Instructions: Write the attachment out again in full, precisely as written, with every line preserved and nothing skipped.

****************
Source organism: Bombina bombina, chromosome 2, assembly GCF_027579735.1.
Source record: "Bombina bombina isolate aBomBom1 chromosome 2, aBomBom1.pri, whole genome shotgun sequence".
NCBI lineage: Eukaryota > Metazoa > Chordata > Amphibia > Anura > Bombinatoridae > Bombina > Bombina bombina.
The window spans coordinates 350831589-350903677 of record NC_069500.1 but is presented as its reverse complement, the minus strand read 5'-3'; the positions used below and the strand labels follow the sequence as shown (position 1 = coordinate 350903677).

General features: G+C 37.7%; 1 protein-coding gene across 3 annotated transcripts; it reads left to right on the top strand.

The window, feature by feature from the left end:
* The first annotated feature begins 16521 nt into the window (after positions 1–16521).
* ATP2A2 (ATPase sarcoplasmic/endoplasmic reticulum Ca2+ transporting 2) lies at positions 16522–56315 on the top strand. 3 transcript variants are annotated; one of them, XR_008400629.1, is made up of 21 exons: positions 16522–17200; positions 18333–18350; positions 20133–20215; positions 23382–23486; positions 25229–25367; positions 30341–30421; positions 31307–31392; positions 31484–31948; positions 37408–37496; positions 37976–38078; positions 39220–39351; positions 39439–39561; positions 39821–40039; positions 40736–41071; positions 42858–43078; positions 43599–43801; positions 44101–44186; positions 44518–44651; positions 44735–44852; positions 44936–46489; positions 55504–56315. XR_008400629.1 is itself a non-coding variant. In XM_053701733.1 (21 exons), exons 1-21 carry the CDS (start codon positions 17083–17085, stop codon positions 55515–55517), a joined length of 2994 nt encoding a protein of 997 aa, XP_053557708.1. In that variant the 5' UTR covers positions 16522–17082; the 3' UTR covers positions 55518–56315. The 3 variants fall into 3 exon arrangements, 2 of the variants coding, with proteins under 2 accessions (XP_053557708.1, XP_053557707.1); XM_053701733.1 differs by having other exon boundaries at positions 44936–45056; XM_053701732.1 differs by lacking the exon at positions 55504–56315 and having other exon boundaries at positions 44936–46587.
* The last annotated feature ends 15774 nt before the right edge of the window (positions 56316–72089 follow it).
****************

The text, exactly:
Source organism: Bombina bombina, chromosome 2, assembly GCF_027579735.1.
Source record: "Bombina bombina isolate aBomBom1 chromosome 2, aBomBom1.pri, whole genome shotgun sequence".
NCBI lineage: Eukaryota > Metazoa > Chordata > Amphibia > Anura > Bombinatoridae > Bombina > Bombina bombina.
The window spans coordinates 350831589-350903677 of record NC_069500.1 but is presented as its reverse complement, the minus strand read 5'-3'; the positions used below and the strand labels follow the sequence as shown (position 1 = coordinate 350903677).

General features: G+C 37.7%; 1 protein-coding gene across 3 annotated transcripts; it reads left to right on the top strand.

The window, feature by feature from the left end:
* The first annotated feature begins 16521 nt into the window (after positions 1–16521).
* ATP2A2 (ATPase sarcoplasmic/endoplasmic reticulum Ca2+ transporting 2) lies at positions 16522–56315 on the top strand. 3 transcript variants are annotated; one of them, XR_008400629.1, is made up of 21 exons: positions 16522–17200; positions 18333–18350; positions 20133–20215; positions 23382–23486; positions 25229–25367; positions 30341–30421; positions 31307–31392; positions 31484–31948; positions 37408–37496; positions 37976–38078; positions 39220–39351; positions 39439–39561; positions 39821–40039; positions 40736–41071; positions 42858–43078; positions 43599–43801; positions 44101–44186; positions 44518–44651; positions 44735–44852; positions 44936–46489; positions 55504–56315. XR_008400629.1 is itself a non-coding variant. In XM_053701733.1 (21 exons), exons 1-21 carry the CDS (start codon positions 17083–17085, stop codon positions 55515–55517), a joined length of 2994 nt encoding a protein of 997 aa, XP_053557708.1. In that variant the 5' UTR covers positions 16522–17082; the 3' UTR covers positions 55518–56315. The 3 variants fall into 3 exon arrangements, 2 of the variants coding, with proteins under 2 accessions (XP_053557708.1, XP_053557707.1); XM_053701733.1 differs by having other exon boundaries at positions 44936–45056; XM_053701732.1 differs by lacking the exon at positions 55504–56315 and having other exon boundaries at positions 44936–46587.
* The last annotated feature ends 15774 nt before the right edge of the window (positions 56316–72089 follow it).